I took all this in with a quick glance. What made the boat look like a Great Lakes trolling rig, however, was the Traxtech track system mounted along each gunwale, festooned with an array of rod holders. Even more was the sturdy radar arch up and over the console which serves as a mount for an overhead, rocket-launcher style rod holder array, a vertical track system to position side-planer rod holders as well as a mounting location for in-line planer board tether wheels. The overhead arch also anchors the rear of a bimini top extending from the center console forward over the entire front seating area.

All of this is great, but still, a pontoon on the Great Lakes? There are reasons most Great Lakes anglers (or other boaters) ride around in boats with deep-vee or semi-vee hulls. There’s a reason I don’t come back to port on warm summer days and see Gramps and the kids putting around the pier heads on their motorized rafts. Those reasons are simple and mostly have to do with wind, waves, whitecaps and wakes.

First, the twin tube ‘toons suitable for inland lakes aren’t designed for big water use. Specifically, with only two pontoons under the deck, they don’t float as high out of the water and they don’t have the buoyancy to lift the craft up and over on coming waves. The result is even in a modest (by Great Lake standards) two foot chop, many of the waves will slop up on the deck when trolling or not under power. At worst, when the pontoon is under power, instead of cutting into and rising over the crest, a heavy wave can pile on board and into the surround at the bow. At best, the pontoon will come to an abrupt stop, at worst the boat will threaten to pitch-pole forward as the bow drives into the wave instead of over it and the weight of the water pushes down on the front of the boat.

I doubt it would go completely over, since as the bow sinks the outboard at the stern rises up out of the water and the boat loses all forward propulsion. I’ve seen it happen on inland lakes when hitting big wakes, once on a pontoon boat I was driving. It’s an abrupt and wet incident that would have some of the grandkids screaming and others cheering for more.

That’s why they aren’t “seaworthy suitable.” How about Great Lakes durable?


In some areas of the Great Lakes pontoons are catching on. 


I’ve been on a number and brands of pontoon boats on inland lakes and when riding on ‘toons with a little mileage on them I’ve seen a fair share of them with patches, repairs and wire and duct tape reinforcements. Some models, it appeared, relied on super glue and duct tape to get them out of the factory. Almost all seemed to rely on pop rivets more than welding.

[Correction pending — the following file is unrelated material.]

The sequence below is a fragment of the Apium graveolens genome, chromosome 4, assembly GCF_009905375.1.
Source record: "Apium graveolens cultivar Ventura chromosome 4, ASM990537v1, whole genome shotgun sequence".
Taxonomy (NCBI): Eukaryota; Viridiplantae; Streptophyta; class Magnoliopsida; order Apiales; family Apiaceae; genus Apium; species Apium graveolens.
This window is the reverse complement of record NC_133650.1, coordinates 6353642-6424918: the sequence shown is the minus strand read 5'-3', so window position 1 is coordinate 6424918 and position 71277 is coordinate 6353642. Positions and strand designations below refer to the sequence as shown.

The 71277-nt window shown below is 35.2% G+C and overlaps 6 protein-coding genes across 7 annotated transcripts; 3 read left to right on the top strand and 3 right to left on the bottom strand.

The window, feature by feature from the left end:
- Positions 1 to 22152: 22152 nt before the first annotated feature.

The point is, they aren’t built to handle the stress of big water boating. Even welds can break but they are far stronger than rivets. Most aluminum boats designed for Great Lakes and saltwater use feature all welded construction. I’ve owned name brand aluminum boats built for inland lakes. Every one, after a few years developed loose, leaky rivets and resulting in aluminum flex in places not designed to be flexible. I trust duct tape about as much as I put faith in pop rivets.



I didn’t crawl into the bowels of the Angler Qwest pontoon up at Lake of the Woods to check welds, rivets or duct tape. The parts I could see were solidly welded. Overall, it looked very solidly built and though I was skeptical, I was willing to give the boat a try and I had just the group of fishermen to try it.



Every spring in early April a “coat-tail cousin” of mine from Iowa and a few of his friends show up at my house to get in on Indiana’s “spring-coho” fun. They’ve been coming for over 20 years and have become experienced fishermen. It’s fun to have them along since I can sit back and let them do most of the work—set-ting lines, netting fish, even cleaning the catch.

They bring a lot of stuff with them. My boat is usually packed solid with drink coolers, breakfast boxes, lunch coolers and boat-bags filled with raingear and extra clothes. We’d put the pontoon to the test.

We actually didn’t use Neisen’s boat. Dupuie trailered his Angler Qwest 824—the one he normally keeps at Saginaw Bay—over to East Chicago, Indiana. It was similarly equipped to Niesen’s but this one had a 300 Suzuki on the stern and he’d put a pair of Traxtech downriggers on each corner.

We were faced with far less than ideal conditions for fishing, but perfect conditions for giving the pontoon a Great Lakes sea trial. Weather predictions for day one featured a cold front sweeping down the lake in early after-noon, with north winds and storms. The precursor to a spring cold front is always strong southwest winds ahead of the front and this day was no exception.